Eighth grade was one of the toughest years of my childhood. I could go on and on about it. I cried so many days. I never wanted to go to school. The female teachers treated me differently after that. They were friends with Mrs. Alvorado. I felt like they didn’t believe me, or they were judging me for tattling. I learned at an early age that telling the truth and exposing inappropriate behavior resulted in more hardship for the victim than the perpetrator. It shaped me. It was the culture of not tattling.
Not everyone in this story was a villain. Mr. Bellino checked in on me often. He wasn’t my home room teacher in 8th grade, but he wanted to make sure I was okay. He was more supportive than any other faculty member in the school. I’ll never forget him and all he did for me. Teachers have the ability to make a huge impact on our children.
I ended up at an all girls high school in the city after that. Not one girl from my grade school went to my high school and that’s the way I wanted it. We ended up moving into the city and I put it all behind me.
As I grew up and attended college, I had a summer internship. We had a team building day and alcohol was involved. I was under age, so I didn’t drink. At the end of the night, I ended up in a car with one of the male managers. He shouldn’t have been driving. He pulled into a gas station and tried to stick his hand up my skirt. I pushed him off and asked if we could please leave. Thankfully, he stopped and we drove home. I quit my job the very next day. I ran away from it, because I knew coming forward wasn’t an option. I couldn’t bare the idea of seeing him every day. I knew it wouldn’t solve anything and people might not believe me.
This is the culture I grew up in. I learned at an early age that telling the truth can make things harder for you. I think about all of the victims coming forward now. I pray that they’re being protected, that they are not being met with judgment. We have to do better. I want my girls to grow up in a culture that supports truth tellers.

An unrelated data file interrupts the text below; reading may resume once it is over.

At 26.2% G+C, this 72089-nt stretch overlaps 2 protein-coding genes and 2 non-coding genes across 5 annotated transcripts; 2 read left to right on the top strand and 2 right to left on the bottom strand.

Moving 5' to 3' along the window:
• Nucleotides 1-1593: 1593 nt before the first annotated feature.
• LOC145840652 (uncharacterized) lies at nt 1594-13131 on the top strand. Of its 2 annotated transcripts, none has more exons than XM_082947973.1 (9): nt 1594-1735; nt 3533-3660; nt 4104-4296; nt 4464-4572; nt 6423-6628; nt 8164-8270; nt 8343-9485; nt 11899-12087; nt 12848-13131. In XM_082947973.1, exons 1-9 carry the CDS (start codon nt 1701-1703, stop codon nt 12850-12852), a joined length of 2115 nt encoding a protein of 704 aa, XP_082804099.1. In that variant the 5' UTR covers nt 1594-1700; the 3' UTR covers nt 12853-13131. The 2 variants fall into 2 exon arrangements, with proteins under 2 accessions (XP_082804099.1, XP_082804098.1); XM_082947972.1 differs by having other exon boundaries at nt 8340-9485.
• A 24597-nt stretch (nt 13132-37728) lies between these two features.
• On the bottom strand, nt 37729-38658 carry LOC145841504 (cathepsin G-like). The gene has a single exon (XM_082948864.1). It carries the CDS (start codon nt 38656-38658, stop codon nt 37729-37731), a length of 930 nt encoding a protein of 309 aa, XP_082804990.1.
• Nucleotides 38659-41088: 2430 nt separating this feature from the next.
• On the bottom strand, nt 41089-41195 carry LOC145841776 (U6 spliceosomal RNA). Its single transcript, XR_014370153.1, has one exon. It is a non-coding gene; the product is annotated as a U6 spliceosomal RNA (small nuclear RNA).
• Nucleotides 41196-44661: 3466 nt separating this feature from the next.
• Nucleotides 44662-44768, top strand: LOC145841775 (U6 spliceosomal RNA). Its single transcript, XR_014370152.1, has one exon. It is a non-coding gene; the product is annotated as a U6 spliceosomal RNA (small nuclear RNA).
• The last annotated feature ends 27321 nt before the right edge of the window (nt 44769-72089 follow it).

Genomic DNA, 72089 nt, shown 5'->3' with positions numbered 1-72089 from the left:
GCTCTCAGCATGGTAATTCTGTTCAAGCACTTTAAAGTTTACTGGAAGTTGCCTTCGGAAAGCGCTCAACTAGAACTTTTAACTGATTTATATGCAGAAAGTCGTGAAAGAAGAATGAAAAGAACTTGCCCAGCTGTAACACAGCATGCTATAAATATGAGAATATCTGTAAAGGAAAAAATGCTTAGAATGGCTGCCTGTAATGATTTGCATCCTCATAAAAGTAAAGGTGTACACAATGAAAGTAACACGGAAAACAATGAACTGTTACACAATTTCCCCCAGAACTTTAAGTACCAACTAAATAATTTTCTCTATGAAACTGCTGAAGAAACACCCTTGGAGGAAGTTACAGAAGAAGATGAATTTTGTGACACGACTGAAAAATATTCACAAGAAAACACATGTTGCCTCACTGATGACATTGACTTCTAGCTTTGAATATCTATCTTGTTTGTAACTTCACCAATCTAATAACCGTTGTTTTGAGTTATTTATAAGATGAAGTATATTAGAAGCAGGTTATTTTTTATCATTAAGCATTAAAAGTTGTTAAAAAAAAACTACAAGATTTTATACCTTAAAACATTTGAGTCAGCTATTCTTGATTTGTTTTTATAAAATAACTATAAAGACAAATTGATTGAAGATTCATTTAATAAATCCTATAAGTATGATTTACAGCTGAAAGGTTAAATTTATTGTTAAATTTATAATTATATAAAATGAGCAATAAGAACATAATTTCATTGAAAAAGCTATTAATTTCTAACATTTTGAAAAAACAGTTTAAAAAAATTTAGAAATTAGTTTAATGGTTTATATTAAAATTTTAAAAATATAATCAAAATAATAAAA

I worry about them. Haley is affectionate. She will talk to anyone. She is caring and giving. I love all those things about her. I see so many great things headed her way in the future, but I worry. I worry that someone will take advantage of her. Then, there’s Sienna. I try not to think too far ahead, but I am terrified to send her to school. Did you know kids with intellectual disabilities are 4 to 10 times more likely to be victims of abuse? How will I protect her? What if she isn’t able to communicate yet? I know I can’t mentally go there, but it’s looming. It’s the future and I have to be ready for it.
This post was one of the hardest things I have ever had to write. I have gone back and forth about sharing it dozens of times. Miscarriages and infertility…..no problem. Sienna and how amazing she is…..get me a computer so I can write. This, well….this stuff is hard. Even 25 years later, it’s hard. Stuff like this leaves scars. It doesn’t go away. For me, the aftermath of what happened was harder than what actually happened. Let’s support all women coming forward, baring their souls. It takes courage to put yourself out there. I applaud all women coming forward in this movement. You are leading the way for my daughters. Thank you. I’d be a fraud if I didn’t share my story too. #metoo